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If You Were Born Tomorrow

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Today you barely open your eyes, your bones are somewhat ossified. You remember the occasional hums that you enjoyed. Today you realize that some of the hums were but cries that symphonized with the sounds of your mother’s body fluid creating harmony. You knew that every time you kicked or punched you received more of the songs you loved, but today you realize that those songs weren’t meant to be loved. Today, you realize that the drums that they played rhythmically are bullets bombarding the world outside your world. You just begin to figure out who plays the bass, who moves the orchestra with such timely and elating bass. Then you learn about the tap dancers, who march near the side walls of the theater, in awing unison. You hear about the men holding rain sticks on the balcony, making rain.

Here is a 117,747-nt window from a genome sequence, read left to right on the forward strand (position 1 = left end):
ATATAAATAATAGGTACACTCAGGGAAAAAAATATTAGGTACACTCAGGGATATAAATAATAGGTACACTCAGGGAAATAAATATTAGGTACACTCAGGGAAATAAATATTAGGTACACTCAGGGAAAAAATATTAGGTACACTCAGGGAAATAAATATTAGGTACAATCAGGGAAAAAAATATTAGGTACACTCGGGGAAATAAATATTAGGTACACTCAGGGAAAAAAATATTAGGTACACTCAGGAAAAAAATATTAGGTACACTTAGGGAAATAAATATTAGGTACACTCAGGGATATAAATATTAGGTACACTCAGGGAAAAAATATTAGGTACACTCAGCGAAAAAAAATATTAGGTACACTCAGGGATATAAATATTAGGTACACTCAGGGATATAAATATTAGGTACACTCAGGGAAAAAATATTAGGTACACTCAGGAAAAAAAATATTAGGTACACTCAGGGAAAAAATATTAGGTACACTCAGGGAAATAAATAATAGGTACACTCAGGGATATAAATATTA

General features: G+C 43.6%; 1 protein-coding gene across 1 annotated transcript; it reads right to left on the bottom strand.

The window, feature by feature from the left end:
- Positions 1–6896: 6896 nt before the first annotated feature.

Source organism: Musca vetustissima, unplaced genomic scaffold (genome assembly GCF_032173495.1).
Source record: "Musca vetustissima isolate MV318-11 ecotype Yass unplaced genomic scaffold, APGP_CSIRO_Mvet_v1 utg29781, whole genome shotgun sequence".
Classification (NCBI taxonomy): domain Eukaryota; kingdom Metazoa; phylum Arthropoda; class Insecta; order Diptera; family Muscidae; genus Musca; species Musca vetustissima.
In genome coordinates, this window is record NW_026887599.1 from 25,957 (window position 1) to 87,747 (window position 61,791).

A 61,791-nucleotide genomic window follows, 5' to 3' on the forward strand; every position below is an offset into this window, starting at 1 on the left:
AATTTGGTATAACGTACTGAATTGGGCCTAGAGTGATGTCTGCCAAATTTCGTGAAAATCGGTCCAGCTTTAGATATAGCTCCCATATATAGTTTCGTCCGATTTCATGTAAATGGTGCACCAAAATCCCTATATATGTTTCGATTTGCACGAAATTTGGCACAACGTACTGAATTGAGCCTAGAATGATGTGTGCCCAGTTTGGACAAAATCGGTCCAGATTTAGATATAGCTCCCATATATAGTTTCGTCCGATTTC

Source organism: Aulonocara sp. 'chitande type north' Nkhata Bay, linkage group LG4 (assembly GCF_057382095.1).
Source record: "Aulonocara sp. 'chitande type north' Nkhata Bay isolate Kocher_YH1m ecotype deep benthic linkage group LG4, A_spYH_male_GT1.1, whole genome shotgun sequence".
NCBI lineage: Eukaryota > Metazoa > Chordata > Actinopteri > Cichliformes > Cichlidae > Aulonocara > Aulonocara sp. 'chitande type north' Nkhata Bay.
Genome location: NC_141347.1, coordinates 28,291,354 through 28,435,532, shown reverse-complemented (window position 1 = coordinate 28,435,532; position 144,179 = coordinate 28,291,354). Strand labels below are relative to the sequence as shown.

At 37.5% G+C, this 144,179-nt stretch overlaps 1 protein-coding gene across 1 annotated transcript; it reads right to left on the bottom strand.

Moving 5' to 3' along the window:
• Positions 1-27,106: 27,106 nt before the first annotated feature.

If you were born tomorrow the first things you will see are pieces of you mother’s favorite cake, beautifully prepared on the floor. You will also see pieces of your father, scattered across the ground. You’ll see your mother’s pale face, which will look a bit sad and a bit placid, because she had seen it before. You will see the broken walls of your house, dust covering every object in every corner that you look at. If you were born tomorrow you will wake up from your dream, and be like the others, living in a dust-covered reality.

You rather not be born tomorrow for the world outside your world is too large—in it, you are insignificant, a single particle of dust lost in the storm. Today, you wish that today lasts forever. You wish that the rain-makers and bass-players and the drum-beaters and the tap-dancers continue—in unison—to make this show, like today, last an eternity.




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